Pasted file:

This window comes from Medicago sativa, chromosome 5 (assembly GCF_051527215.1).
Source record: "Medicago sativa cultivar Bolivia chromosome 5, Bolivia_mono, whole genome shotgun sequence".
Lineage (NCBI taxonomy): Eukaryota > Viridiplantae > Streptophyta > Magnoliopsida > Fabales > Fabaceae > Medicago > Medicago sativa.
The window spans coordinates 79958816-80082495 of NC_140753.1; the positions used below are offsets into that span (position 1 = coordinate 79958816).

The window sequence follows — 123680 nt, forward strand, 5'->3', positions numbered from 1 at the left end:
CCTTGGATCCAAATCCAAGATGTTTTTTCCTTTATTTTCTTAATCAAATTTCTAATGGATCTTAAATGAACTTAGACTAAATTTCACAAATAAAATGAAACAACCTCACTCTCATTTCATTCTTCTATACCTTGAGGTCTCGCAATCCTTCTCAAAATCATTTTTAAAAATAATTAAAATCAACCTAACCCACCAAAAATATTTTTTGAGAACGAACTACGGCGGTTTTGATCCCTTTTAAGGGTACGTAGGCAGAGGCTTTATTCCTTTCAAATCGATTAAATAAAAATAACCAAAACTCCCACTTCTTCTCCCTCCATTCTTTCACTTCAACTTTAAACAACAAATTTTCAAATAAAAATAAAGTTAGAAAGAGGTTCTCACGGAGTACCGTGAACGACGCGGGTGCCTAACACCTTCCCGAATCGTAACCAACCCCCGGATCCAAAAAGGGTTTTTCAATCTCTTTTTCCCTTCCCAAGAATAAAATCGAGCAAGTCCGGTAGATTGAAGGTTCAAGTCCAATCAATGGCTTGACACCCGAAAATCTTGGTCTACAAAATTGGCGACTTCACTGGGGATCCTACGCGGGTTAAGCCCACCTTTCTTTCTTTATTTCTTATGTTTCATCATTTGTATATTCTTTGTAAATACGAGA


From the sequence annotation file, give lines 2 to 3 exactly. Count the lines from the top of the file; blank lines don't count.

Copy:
Source record: "Medicago sativa cultivar Bolivia chromosome 5, Bolivia_mono, whole genome shotgun sequence".
Lineage (NCBI taxonomy): Eukaryota > Viridiplantae > Streptophyta > Magnoliopsida > Fabales > Fabaceae > Medicago > Medicago sativa.